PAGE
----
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Military Social Work: On the Front Lines of Social Justice

Military social work jobs provide a wide range of opportunities for those looking to pursue a unique, rewarding career in the field. Social workers have played vital roles in military history since military social work was first established within the U.S. Department of Defense more than 50 years ago, according to theNational Association of Social Workers.1 In today’s climate, the demand for this specialized group of compassionate heroes has never been higher.

According to the Defense Manpower Data Center, approximately 1.4 million Americans are currently serving in the U.S. Armed Forces — that’s not counting the family members and friends who are impacted by their loved one’s service. With more than 22 million veterans from conflicts dating back to World War II, social workers aren’t just helping mend today’s wounds, but those of past generations as well.2,3

Life’s everyday struggles become even more complex when you layer in the pressures of military life. The strains of deployment, combat, and reintegration on human behavior can lead to emotional, mental, and physical challenges that social workers, with proper training, are uniquely positioned to support. Multiple deployments are more common than ever, often with very little time lapsing between assignments, leaving soldiers and their families more vulnerable to physical, mental and emotional issues.4

There are quite a large number of veterans with PTSD. In fact, it’s estimated that approximately 15-20 percent of Iraq and Afghanistan war veterans suffer from some level of post-traumatic stress.5 Anxiety, depression, and other mental health and/or substance abuse issues are also common among the military population. Military suicide facts prove even dimmer. A series of recent studies and news reports revealed that 22 veterans commit suicide every day,6 and female veterans are six times more likely to commit suicide than female nonveterans.7 Beyond these invisible struggles, many soldiers who have been physically injured in combat require ongoing medical care after returning to the states. Others may require assistance with housing, healthcare, care coordination, and a variety of other services.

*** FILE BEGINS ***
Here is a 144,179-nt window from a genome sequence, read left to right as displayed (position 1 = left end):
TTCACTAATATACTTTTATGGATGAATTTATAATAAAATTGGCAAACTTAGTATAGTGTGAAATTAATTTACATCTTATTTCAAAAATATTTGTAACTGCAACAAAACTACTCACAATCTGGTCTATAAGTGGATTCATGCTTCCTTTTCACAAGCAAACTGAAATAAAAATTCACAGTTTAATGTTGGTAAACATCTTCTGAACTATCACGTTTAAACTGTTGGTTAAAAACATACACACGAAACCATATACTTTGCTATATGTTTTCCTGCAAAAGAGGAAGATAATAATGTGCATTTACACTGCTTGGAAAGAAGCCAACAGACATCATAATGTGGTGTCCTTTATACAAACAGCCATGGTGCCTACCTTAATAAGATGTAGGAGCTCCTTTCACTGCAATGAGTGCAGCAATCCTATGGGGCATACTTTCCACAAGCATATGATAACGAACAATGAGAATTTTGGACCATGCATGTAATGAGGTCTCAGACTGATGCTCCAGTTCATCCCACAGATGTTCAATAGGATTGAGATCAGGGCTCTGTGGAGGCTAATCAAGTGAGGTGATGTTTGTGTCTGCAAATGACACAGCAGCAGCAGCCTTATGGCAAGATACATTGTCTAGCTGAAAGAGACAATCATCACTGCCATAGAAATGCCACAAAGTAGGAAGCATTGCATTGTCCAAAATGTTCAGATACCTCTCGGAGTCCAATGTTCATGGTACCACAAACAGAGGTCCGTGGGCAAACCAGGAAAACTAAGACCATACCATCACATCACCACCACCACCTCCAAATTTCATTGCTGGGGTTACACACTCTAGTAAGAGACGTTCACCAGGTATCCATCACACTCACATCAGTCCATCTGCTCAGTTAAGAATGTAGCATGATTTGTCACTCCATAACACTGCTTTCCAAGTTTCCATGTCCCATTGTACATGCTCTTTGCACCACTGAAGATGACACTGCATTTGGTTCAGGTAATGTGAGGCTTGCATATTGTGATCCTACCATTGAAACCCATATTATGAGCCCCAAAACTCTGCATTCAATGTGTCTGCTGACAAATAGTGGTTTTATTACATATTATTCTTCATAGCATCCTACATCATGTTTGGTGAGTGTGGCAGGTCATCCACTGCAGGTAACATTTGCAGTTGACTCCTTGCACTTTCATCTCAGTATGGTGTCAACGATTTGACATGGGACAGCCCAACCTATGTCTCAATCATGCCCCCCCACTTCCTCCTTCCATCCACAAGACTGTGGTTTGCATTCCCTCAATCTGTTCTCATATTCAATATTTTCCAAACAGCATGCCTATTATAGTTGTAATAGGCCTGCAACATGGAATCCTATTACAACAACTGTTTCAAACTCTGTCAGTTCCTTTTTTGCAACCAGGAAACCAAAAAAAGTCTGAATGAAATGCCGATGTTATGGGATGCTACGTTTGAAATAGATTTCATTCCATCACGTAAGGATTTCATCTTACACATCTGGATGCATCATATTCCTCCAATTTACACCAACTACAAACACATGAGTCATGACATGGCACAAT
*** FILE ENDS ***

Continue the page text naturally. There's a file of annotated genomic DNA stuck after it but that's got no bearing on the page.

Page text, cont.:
Social workers play a critical role in helping the military population navigate these challenges, and they have the opportunity to do so through a variety of employers, whether it’s a specialized private practice, veterans’ service organization or agency, medical facility, or by choosing to enlist as a social worker in the Air Force, Army or Navy. The U.S. Department of Veterans Affairs, for example, is one of the largest U.S. employers of professionals with a master’s in social work.

Job responsibilities as a military social worker may range from direct services like behavioral and clinical counseling to research, teaching, training, administration, and policy development. Spouses and children of service members face their own set of unique challenges, and advocating for their health and well-being is another essential function that social workers can support.8

For as long as there is a military, the social worker will remain an essential part of that infrastructure, not only to serve soldiers returning from battle, but also to help shape future policy and continuing treatment of service men and women.

1NASW Standards for Social Work Practice with Service Members, Veterans & Their Families, 2012.

2U.S. Department of Defense, 2015.

3U.S. Department of Veteran Affairs, 2015.

4National Center for PTSD, “What is Deployment?” April 6, 2012.

5Social Work Today, “Working with Veterans and Military Families,” March/April 2013 Issue., “This Bill Could Help Veterans With Mental Health,” Feb. 6, 2015.

7New York Daily News, “Female Veterans Nearly Six Times More Likely to Commit Suicide: Study,” June 8, 2015.

8U.S. Army, Careers & Jobs, 2015.